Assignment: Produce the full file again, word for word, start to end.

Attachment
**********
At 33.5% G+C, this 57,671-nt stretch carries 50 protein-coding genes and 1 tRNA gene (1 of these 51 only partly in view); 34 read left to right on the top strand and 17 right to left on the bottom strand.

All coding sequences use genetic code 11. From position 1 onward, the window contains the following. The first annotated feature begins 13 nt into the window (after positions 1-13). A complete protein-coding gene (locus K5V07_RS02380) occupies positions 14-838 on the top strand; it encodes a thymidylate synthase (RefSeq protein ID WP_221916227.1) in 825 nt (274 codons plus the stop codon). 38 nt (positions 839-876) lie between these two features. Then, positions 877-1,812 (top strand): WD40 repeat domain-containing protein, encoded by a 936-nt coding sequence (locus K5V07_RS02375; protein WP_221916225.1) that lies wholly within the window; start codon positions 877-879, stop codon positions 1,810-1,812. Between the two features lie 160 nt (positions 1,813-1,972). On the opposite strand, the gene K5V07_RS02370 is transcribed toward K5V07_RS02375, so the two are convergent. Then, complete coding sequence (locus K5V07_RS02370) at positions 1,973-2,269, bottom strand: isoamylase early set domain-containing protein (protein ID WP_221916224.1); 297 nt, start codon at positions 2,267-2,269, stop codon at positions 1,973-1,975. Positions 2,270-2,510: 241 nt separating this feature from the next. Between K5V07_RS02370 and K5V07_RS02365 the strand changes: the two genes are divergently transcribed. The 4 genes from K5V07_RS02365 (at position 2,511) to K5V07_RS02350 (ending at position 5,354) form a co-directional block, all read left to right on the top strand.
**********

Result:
At 33.5% G+C, this 57,671-nt stretch carries 50 protein-coding genes and 1 tRNA gene (1 of these 51 only partly in view); 34 read left to right on the top strand and 17 right to left on the bottom strand.

All coding sequences use genetic code 11. From position 1 onward, the window contains the following. The first annotated feature begins 13 nt into the window (after positions 1-13). A complete protein-coding gene (locus K5V07_RS02380) occupies positions 14-838 on the top strand; it encodes a thymidylate synthase (RefSeq protein ID WP_221916227.1) in 825 nt (274 codons plus the stop codon). 38 nt (positions 839-876) lie between these two features. Then, positions 877-1,812 (top strand): WD40 repeat domain-containing protein, encoded by a 936-nt coding sequence (locus K5V07_RS02375; protein WP_221916225.1) that lies wholly within the window; start codon positions 877-879, stop codon positions 1,810-1,812. Between the two features lie 160 nt (positions 1,813-1,972). On the opposite strand, the gene K5V07_RS02370 is transcribed toward K5V07_RS02375, so the two are convergent. Then, complete coding sequence (locus K5V07_RS02370) at positions 1,973-2,269, bottom strand: isoamylase early set domain-containing protein (protein ID WP_221916224.1); 297 nt, start codon at positions 2,267-2,269, stop codon at positions 1,973-1,975. Positions 2,270-2,510: 241 nt separating this feature from the next. Between K5V07_RS02370 and K5V07_RS02365 the strand changes: the two genes are divergently transcribed. The 4 genes from K5V07_RS02365 (at position 2,511) to K5V07_RS02350 (ending at position 5,354) form a co-directional block, all read left to right on the top strand.